Manufactured House vs. Regular Home
Today’s manufactured house has come a long way from the manufactured homes of the past. In many ways, they are very similar to regular houses and often cannot be distinguished from each other. However, there are very real and significant differences that are important when considering a choice between the two types of homes.
Manufactured homes used to be called mobile homes or trailers. These homes are put together at a manufacturing facility and transported to the home site, often in sections. Manufactured homes come in single-wide, double-wide and triple-wide options and are joined together on site.
This type of home is often transported on their own wheels, which is why they used to be called trailer homes. They are constructed on non-removable steel chassis and placed on a semi-permanent raised foundation.
Unlike a regular home, manufactured homes are regulated by HUD codes, not local building codes and when sold title transfer happens with a transfer of a HUD title, not a land title. As a result, often a special title search is required before a sale can be completed.
On the interior, contemporary manufactured homes look like traditional homes. No longer are the walls constructed with flimsy wall finishes. Solid molded kitchen countertops are no longer the norm. Instead, interior walls are modern looking plastered walls and kitchens have modern appliances and countertops constructed of tile, Corian, or even granite. Bathrooms may have jetted tubs and even cedar lined walk-in closets are common now.
Probably one of the most attractive features of a contemporary manufactured home is the price. In many cases, a manufactured home can be as much as one-half to one-third the cost of a regular traditional home, making it a reasonable option for retired individuals or people with a limited income.
Regular homes, in contrast, are much more expensive than manufactured homes. A newly constructed house is regulated by local county and city building codes and must undergo multiple inspections before the home is completed.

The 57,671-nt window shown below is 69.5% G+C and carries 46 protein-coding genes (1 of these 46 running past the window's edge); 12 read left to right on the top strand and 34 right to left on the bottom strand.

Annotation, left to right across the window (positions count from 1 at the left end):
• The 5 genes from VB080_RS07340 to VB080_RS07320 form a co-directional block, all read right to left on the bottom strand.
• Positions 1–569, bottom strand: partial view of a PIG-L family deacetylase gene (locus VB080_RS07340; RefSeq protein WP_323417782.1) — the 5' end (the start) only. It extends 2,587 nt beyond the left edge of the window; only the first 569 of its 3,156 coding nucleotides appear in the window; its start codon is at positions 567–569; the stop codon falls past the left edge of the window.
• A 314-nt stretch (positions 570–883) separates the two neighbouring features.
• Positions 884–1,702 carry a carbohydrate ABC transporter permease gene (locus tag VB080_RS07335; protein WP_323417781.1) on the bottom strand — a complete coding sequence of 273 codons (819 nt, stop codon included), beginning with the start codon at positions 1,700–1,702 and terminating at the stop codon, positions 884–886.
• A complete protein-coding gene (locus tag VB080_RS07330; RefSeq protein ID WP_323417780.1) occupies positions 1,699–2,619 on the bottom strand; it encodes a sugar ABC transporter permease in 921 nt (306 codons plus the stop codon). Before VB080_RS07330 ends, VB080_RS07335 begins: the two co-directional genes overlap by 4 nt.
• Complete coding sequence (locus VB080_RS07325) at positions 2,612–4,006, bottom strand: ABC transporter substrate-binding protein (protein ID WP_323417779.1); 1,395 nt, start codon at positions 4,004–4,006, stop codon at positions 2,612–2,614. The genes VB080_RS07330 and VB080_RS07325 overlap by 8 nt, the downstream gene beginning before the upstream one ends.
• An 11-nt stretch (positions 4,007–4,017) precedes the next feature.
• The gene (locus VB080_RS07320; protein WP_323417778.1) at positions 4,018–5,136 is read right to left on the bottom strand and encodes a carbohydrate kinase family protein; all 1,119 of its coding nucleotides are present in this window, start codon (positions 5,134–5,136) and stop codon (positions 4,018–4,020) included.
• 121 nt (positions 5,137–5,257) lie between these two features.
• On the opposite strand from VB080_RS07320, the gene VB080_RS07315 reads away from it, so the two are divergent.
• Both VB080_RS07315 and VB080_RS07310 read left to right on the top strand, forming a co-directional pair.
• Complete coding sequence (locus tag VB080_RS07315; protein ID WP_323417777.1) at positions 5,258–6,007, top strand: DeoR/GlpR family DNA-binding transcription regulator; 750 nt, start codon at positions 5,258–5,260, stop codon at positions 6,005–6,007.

Also, a regular house is constructed on site rather than constructed at a manufacturing facility. On the other hand, a regular house often gains substantially in value over time and even with changes in the housing market, it will eventually regain in value. Many manufactured homes decrease in value unless they are installed in a highly desirable location and have abundant desired features in the home.
Another argument in favor of a traditionally built regular home when it comes to resale is the market for potential buyers. In many cases, it is difficult to find financing for an existing manufactured home. This makes the market for this type of home severely limited when compared to a regular house.
One of the significant arguments for a regular home is the substantial differences in construction. While manufactured homes have gained significantly in safety features, they still come up short in regard to resistance to strong winds in areas that are prone to hurricanes and tornadoes.
Contemporary manufactured homes have made many gains on old fashioned mobile or trailer homes. However, if a manufactured house is to be resold, it has a substantially limited market. Regular houses are more expensive to purchase than manufactured homes, but they also gain in value over time.